Prior to the entry of global brands, luxury products and services in India were naturally defined by niche, largely owner-managed businesses. Business scale was curtailed by internal limitations, and due to the small size, its market reach was also limited. While there were some designer brands that would occasionally get copied by mid-priced retailers, by and large luxury brands lived in their own separate bubble, with little or no influence on the heaving mass of the market.
In contrast, in the Western economies, from where many of today’s luxury brands originate, they are looked up to for inspiration. So, it is natural to expect Western luxury brands to lead the charge into the newly emerging modern retail economy of India. However, according to Third Eyesight’s research of international fashion and accessory brands in India, in the last 25 years it is mid-priced and premium brands that have opened the market. It is only in the last 10 years, well after the economic and retail growth was underway, that luxury brands stepped up their presence.
Sure, during the so-called “retail boom” from 2004, luxury brands went up to one-quarter of all international fashion and accessory brands present in the market. Then, when practically the whole world was in a recessionary mood, and mid-priced and premium brands took a call to defer their India launch plans, luxury brands pushed ahead. In 2009, luxury fashion brand launches accounted for two-third of all foreign fashion brands launched in India. Maybe the brand principals felt that this market could take on the burden of slowing growth elsewhere, or perhaps it was their Indian counterparts who were the source of optimism. Either way, the optimism took a hit in 2010 and 2011 when it was luxury brands that became cautious.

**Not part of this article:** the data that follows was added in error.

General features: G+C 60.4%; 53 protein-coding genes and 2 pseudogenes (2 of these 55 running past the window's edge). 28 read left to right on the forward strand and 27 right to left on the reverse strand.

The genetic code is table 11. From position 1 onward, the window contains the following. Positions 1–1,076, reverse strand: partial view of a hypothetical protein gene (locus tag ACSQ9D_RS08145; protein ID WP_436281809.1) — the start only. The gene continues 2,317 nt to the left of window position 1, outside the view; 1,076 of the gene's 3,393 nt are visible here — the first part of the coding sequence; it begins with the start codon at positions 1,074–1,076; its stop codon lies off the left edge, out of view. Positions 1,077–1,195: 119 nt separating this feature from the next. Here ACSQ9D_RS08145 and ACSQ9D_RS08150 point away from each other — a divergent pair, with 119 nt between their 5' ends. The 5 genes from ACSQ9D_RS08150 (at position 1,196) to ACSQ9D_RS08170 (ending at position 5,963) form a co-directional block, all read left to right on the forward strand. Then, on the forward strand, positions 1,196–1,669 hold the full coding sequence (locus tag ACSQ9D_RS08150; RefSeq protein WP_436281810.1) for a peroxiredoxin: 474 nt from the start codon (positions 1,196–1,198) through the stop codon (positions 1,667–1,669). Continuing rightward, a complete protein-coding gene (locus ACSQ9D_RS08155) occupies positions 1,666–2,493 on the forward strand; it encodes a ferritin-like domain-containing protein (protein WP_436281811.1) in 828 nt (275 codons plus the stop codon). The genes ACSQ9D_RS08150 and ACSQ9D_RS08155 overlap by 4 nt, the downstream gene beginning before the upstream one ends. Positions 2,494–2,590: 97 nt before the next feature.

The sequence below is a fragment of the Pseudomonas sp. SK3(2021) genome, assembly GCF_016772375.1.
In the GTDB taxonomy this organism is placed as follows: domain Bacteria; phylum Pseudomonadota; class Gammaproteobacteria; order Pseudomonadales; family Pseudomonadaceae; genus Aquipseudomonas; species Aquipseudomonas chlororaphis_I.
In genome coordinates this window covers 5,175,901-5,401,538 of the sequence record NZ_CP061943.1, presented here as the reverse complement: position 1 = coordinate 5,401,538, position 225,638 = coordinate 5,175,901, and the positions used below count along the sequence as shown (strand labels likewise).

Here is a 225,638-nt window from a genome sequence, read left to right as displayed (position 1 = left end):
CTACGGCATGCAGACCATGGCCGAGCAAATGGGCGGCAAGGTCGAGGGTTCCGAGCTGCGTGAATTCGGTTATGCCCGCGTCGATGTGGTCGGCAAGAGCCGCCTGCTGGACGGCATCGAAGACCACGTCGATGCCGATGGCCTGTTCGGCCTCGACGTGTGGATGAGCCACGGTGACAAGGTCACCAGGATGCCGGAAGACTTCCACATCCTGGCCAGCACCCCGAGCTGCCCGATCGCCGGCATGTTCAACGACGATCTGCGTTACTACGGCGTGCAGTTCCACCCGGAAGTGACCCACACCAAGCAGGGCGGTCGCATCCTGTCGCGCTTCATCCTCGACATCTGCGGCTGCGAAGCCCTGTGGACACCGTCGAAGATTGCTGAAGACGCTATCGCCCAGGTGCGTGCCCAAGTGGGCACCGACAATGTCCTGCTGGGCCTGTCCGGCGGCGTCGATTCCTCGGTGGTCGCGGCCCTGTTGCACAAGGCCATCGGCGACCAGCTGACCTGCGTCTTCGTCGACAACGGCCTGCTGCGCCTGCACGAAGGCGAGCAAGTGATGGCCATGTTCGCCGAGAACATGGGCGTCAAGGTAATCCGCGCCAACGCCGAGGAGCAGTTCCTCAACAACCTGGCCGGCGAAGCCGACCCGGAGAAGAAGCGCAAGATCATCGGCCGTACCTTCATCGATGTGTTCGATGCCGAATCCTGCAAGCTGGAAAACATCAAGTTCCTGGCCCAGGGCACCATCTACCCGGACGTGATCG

In terms of store openings and location selection too, luxury brands seem to have waited for the overall market to upgrade itself, and have then latched on to that growth. Previously luxury brand stores, such as there were, largely restricted their presence to five-star hotel shopping arcades, while a few took up non-descript sites as they were confident of being destinations in their own right or clustered together to create a precious few bohemian locations in surroundings that were far from luxurious. As modern shopping centres emerged in recent years, these presented an environment where rich consumers — especially the ‘new’ rich — could flock to buy globally benchmarked lifestyle statements. While these were mainly targeted at mid-market to premium brands, some of them are now even attracting designer brands such as Canali at Mumbai’s Palladium mall rubbing shoulders with Zara. These new luxury stores in mid-market or premium locations are performing better than the original “luxury” sites.
Thus, in terms of expressing confidence in the market, luxury brands seem to be following market trends rather than leading them. And far from being the anchors to create demand, they seem to be following where the demand goes.